Now, let’s explore common options available with the mail command:

Options Description
-d Outputs various information useful for debugging
-s “subject” Specifies the email subject on the command line
-n Inhibits reading /etc/mail.rc on startup
-N Prevents initial message headers when reading mail or editing a mail directory
-i Causes mail to ignore tty interrupt signals
-A [file_path] Attaches a file to the email
-E Prevents sending messages with an empty body
-a=[header] Enables users to append a specified message to the email
-I Forces the interactive mode, even when input is not a terminal

With these various options, we can customize the email sending and receiving experience to suit specific needs.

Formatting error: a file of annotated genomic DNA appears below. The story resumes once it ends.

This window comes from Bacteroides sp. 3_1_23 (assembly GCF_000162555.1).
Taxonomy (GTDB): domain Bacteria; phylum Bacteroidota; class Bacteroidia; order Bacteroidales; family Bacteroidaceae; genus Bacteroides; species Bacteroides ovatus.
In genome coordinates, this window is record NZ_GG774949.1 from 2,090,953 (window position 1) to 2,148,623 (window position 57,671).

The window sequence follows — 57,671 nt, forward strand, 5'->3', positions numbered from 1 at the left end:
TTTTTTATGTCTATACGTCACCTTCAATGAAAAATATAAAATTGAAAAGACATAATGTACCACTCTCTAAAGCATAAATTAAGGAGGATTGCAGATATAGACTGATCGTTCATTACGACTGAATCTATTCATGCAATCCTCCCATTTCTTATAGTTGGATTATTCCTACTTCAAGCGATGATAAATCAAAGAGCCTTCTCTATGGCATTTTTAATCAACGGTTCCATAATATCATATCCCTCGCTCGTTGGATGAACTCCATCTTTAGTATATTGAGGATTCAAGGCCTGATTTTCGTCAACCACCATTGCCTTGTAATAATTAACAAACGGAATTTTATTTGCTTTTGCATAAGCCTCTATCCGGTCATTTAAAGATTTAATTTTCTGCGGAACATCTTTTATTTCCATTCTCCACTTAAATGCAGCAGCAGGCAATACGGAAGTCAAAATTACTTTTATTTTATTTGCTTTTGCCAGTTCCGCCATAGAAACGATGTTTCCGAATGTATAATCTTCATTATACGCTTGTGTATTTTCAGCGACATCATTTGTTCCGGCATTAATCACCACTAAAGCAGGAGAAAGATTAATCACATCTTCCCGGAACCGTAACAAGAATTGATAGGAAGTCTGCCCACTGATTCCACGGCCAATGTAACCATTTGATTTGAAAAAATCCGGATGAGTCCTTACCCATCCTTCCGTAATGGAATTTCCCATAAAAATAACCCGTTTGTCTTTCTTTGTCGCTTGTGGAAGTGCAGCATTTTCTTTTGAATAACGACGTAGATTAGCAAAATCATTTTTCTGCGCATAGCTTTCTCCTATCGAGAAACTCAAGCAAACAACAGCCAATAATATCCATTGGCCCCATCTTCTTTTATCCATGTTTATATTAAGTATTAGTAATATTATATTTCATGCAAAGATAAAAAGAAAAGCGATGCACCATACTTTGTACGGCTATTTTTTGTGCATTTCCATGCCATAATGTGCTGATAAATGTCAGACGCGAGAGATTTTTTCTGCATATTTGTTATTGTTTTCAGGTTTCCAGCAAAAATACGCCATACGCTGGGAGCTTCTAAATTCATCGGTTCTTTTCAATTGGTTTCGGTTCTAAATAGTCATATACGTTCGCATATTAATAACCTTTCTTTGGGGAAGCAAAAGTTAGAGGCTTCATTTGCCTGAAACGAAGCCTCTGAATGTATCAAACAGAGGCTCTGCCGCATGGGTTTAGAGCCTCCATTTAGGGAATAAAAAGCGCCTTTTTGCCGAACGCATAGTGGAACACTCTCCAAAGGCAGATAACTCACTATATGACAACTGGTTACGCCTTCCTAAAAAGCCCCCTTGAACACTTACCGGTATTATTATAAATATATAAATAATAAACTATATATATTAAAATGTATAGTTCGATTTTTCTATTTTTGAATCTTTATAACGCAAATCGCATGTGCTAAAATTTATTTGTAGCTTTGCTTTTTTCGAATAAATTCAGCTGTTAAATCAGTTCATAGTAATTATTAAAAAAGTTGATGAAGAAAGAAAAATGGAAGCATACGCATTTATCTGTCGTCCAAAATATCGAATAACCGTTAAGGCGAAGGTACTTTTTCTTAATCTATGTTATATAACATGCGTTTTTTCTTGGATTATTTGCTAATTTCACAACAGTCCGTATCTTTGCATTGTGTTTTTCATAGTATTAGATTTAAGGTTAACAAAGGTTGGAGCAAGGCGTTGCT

4. Common mail Command Examples

Let’s dive into practical examples of using the mail command with various options. In particular, for these examples, we use root and kolawole users as the recipients created in the Linux system.

4.1. Sending Mail in Interactive Mode

To initiate a straightforward email without any attachments or additional customization, we use the mail command with the -s option to just specify the subject.

For example, let’s send a basic email to the root user:

$ mail -s "hello" root
Cc:
hello, welcome to kolawole world

In this command, we send a small email. We’re then prompted to input the optional Cc field. We press Return and type the body of the email as hello, welcome to kolawole world. Finally, we press Return and then Ctrl-D to send the mail.

This is a quick and simple way to start communication directly from the command line.

4.2. Sending Mail Using echo